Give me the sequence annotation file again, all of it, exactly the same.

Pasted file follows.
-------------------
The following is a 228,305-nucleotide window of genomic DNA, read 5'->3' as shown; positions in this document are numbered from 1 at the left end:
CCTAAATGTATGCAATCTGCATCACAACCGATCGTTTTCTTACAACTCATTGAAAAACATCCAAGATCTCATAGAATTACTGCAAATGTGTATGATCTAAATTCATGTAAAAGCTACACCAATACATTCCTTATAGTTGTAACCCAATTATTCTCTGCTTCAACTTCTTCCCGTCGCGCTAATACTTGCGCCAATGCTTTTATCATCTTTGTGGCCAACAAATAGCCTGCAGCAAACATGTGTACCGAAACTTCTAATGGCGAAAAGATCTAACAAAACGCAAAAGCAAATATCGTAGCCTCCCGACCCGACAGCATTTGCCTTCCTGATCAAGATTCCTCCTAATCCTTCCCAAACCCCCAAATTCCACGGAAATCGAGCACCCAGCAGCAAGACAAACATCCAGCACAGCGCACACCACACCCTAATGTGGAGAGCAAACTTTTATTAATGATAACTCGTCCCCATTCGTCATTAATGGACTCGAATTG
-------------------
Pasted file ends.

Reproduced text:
The following is a 228,305-nucleotide window of genomic DNA, read 5'->3' as shown; positions in this document are numbered from 1 at the left end:
CCTAAATGTATGCAATCTGCATCACAACCGATCGTTTTCTTACAACTCATTGAAAAACATCCAAGATCTCATAGAATTACTGCAAATGTGTATGATCTAAATTCATGTAAAAGCTACACCAATACATTCCTTATAGTTGTAACCCAATTATTCTCTGCTTCAACTTCTTCCCGTCGCGCTAATACTTGCGCCAATGCTTTTATCATCTTTGTGGCCAACAAATAGCCTGCAGCAAACATGTGTACCGAAACTTCTAATGGCGAAAAGATCTAACAAAACGCAAAAGCAAATATCGTAGCCTCCCGACCCGACAGCATTTGCCTTCCTGATCAAGATTCCTCCTAATCCTTCCCAAACCCCCAAATTCCACGGAAATCGAGCACCCAGCAGCAAGACAAACATCCAGCACAGCGCACACCACACCCTAATGTGGAGAGCAAACTTTTATTAATGATAACTCGTCCCCATTCGTCATTAATGGACTCGAATTG